β-Glucan Biosynthesis

In cereals, (1,3,1,4)-βGs are synthesized by enzymes belonging to the Cellulose Synthase Like Superfamily, within the large glycosyltransferase GT2 family (Bulone et al., 2019), specifically belonging to three groups specific for grasses code by the three genes CslF, CslH, and CslJ (Kumar et al., 2016; Figure 2B). CslF6 gene, identified as the key candidate for the synthesis of (1,3;1,4)-βG in the barley endosperm (Burton et al., 2011), has been also studied in wheat, rice, maize, and B. distachyon (Nemeth et al., 2010; Coomey et al., 2020). In barley, the comparison of CslF6 with other members of the same clade identified an insertion of 55-amino acid residues essential for the amount and fine structure of the (1,3;1,4)-βG (Schreiber et al., 2014). Dimitroff et al. (2016) were able to identify regions of the enzyme that are important for overall (1,3;1,4)-βG synthesis and for defining the DP3:DP4 ratio of the polysaccharide chain. In detail, the N-terminal region of the CslF6 protein in barley, maize, and sorghum influences total βGs synthesis activity and the C-terminal region appears to influence the ratio of DP3/DP4 linkages.

These findings are of utmost importance for the manipulation and reprogramming of βG structure in cereals. Other enzymes belonging to Csl family are supposed to play a major role such as CslF9 (Burton and Fincher, 2009); recently, the targeting by genome-editing of several members of CslF and CslH clades in barley highlighted differences in βGs content only for the CslF6 knockout mutants (Garcia-Gimenez et al., 2020). CslH is supposed to take part in the remodeling of the polysaccharide, thus contributing to the definition of its fine structure.

Differences among cereal species have been detected concerning the location of βGs synthesis: Golgi-localized synthesis has been suggested for maize, whereas it occurs at the plasma membrane in barley and wheat (Bulone et al., 2019). Here, the synthase enzyme shows an intracellular or intra-organellar active site from which the nascent polysaccharide is extruded to the opposite side of the membrane through a pore formed from six transmembrane α-helices (Bulone et al., 2019).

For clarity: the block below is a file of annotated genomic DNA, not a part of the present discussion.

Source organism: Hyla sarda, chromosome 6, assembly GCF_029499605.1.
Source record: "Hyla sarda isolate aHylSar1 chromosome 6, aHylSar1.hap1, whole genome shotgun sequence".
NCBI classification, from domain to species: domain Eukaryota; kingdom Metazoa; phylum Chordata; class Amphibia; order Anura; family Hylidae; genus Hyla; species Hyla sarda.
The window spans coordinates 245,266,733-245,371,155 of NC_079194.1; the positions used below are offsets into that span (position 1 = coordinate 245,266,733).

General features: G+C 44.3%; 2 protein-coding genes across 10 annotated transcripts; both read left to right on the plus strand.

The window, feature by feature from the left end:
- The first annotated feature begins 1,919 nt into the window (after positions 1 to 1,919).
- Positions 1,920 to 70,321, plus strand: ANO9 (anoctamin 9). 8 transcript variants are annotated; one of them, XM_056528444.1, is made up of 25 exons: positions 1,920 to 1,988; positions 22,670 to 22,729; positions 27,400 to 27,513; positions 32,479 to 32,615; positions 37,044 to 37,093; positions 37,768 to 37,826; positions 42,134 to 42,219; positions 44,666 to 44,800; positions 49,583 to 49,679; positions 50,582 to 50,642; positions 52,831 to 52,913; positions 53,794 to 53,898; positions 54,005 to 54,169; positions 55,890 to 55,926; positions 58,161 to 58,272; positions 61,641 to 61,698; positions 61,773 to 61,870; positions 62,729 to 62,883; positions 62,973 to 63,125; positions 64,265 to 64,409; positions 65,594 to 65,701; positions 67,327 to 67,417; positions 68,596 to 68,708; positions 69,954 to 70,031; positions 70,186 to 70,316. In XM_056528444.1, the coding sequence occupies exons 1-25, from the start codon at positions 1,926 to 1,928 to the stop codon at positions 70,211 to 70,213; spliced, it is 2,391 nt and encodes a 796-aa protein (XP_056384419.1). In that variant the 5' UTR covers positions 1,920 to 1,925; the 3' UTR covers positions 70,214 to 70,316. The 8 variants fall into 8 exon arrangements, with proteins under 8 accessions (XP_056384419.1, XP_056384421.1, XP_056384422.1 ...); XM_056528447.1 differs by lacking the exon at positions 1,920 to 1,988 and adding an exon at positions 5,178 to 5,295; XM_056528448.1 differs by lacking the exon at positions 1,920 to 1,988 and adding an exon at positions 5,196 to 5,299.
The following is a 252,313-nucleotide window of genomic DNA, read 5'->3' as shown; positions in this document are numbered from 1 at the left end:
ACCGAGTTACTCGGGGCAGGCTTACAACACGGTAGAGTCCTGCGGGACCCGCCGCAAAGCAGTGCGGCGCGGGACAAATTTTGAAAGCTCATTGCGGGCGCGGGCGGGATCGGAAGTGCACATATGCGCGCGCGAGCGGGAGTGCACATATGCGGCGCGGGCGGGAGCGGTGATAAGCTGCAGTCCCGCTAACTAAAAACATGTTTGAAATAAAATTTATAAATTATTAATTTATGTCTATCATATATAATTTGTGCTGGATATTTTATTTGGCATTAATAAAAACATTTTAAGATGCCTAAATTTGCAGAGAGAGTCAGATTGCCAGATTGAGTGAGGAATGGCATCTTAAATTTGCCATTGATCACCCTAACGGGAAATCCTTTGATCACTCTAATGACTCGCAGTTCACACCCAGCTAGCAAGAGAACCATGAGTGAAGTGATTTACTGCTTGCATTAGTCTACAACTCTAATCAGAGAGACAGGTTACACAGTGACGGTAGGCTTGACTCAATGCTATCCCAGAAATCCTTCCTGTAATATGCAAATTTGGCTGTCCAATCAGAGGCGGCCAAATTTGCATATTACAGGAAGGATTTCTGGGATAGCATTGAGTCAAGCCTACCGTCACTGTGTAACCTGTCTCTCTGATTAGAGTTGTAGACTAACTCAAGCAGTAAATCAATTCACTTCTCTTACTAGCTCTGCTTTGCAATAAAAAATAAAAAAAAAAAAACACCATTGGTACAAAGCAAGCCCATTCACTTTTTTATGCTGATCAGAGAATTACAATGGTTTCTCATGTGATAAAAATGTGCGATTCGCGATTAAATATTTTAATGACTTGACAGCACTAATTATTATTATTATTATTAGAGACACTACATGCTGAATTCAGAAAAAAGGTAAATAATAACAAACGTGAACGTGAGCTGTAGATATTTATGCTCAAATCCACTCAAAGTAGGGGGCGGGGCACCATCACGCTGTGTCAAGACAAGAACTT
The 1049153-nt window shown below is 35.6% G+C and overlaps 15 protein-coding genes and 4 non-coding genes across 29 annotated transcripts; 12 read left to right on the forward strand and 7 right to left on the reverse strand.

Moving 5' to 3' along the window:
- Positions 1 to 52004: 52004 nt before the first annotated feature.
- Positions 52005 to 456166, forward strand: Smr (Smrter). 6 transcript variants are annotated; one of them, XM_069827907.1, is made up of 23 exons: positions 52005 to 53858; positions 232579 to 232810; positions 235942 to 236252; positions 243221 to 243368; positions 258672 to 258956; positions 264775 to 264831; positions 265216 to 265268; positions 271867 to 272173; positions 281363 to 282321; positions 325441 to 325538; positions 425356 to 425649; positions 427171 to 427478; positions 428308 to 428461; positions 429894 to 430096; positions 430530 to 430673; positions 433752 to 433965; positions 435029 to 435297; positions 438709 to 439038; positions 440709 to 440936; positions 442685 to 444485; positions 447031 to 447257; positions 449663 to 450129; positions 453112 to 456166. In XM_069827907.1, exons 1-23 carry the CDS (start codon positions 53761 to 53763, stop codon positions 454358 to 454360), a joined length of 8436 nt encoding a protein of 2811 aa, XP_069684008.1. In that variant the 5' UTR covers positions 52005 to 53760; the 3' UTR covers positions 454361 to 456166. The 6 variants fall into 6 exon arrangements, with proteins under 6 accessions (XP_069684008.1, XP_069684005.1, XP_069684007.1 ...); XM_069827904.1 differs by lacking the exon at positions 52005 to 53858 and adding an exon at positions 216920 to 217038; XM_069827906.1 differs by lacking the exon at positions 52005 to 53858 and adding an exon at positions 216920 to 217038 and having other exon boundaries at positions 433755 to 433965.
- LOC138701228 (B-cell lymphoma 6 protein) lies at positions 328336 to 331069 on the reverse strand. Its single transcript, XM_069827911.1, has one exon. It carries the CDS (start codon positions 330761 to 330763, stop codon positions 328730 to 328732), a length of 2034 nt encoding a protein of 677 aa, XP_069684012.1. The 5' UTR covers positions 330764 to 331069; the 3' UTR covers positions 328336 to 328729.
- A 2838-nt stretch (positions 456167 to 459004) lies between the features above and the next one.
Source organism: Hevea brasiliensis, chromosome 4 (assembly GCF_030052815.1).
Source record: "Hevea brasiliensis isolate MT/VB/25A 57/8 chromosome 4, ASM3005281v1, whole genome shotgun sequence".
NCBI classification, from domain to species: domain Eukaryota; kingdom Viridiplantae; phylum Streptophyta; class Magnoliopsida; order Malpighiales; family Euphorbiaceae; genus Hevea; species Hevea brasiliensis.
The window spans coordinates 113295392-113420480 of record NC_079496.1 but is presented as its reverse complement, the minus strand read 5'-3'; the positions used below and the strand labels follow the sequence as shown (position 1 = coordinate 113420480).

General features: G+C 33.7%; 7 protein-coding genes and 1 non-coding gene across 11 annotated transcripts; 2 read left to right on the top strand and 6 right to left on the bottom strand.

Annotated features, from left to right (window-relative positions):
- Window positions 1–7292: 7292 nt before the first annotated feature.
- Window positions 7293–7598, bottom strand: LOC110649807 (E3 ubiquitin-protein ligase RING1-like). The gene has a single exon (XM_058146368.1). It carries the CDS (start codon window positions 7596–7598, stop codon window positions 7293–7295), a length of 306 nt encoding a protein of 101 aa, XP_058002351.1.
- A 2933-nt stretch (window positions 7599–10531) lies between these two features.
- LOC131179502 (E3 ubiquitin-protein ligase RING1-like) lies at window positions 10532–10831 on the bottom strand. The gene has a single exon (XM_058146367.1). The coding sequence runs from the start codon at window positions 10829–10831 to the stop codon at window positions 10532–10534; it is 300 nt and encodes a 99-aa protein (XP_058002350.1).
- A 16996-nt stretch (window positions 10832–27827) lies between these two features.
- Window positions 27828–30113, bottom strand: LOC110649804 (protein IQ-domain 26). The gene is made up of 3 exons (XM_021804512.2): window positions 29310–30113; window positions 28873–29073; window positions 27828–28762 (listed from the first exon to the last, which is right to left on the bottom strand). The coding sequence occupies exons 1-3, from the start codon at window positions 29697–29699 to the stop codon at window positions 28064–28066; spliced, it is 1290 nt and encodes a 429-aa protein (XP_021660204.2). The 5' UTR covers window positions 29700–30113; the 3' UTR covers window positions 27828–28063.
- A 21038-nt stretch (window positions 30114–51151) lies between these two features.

Resistant Starch in Cereal Grain

Among the five classes of RSs, RS type 3 is identified as “retrograded amylose.” Briefly, starch is overall composed of two distinct populations of α-glucans differing in the degree of polymerization (DP) and level of branching: amylose is a linear chain of α,1-4 linked glucose molecule and rare branches, with DP ranging from 102–104, while amylopectin is extremely branched due to a high level of α-1,6 side chains (1:12/15 glucose units) and shows a higher degree of polymerization (DP 104–106) (Zeeman et al., 2010). In cereals, the ratio between the two glucan polymers is mostly around 1:3 (amylose/amylopectin). The modulation of this ratio deeply affects physic-chemical properties of starch, influencing the starch gelatinization, solubility, retrogradation, and end-uses (Blazek and Copeland, 2008). Starch is organized in semi-crystalline structures, called granules, in which amylopectin chains clustered via hydrogen bonds forming double-helical structures distributed through layers in a hierarchical order (Buléon et al., 1998; Pérez and Bertoft, 2010). Amylopectin, with its high levels of ramification, is the main responsible for the ordered and crystalline feature of the starch granules. Branching triggers an opened kind-structure with void spaces easily hosting solvent molecules and hydrolytic enzymes: amylopectin is quite soluble in water and easily broken down in glucose units by digestive amylases. Quite the opposite, the linear chains of amylose tightly interact between them, deriving in a refractory arrangement not prone to be solubilized neither to be enzymatically processed: amylose properties reflect in “resistant starch” behavior, so-called since it withstands the enzyme action in the stomach and small intestine promoting lowering of glucose level in the blood after a meal (Sharma et al., 2008; Birt et al., 2013).

Starch Biosynthesis

The starch precursor, ADP-glucose, is synthesized mostly in the cytosol by ADP glucose-pyrophosphorylase: glucose-1P reacts with ATP to generate ADP-glucose and PPi; afterward, ADP-glucose is transferred to the plastid by specific transporters.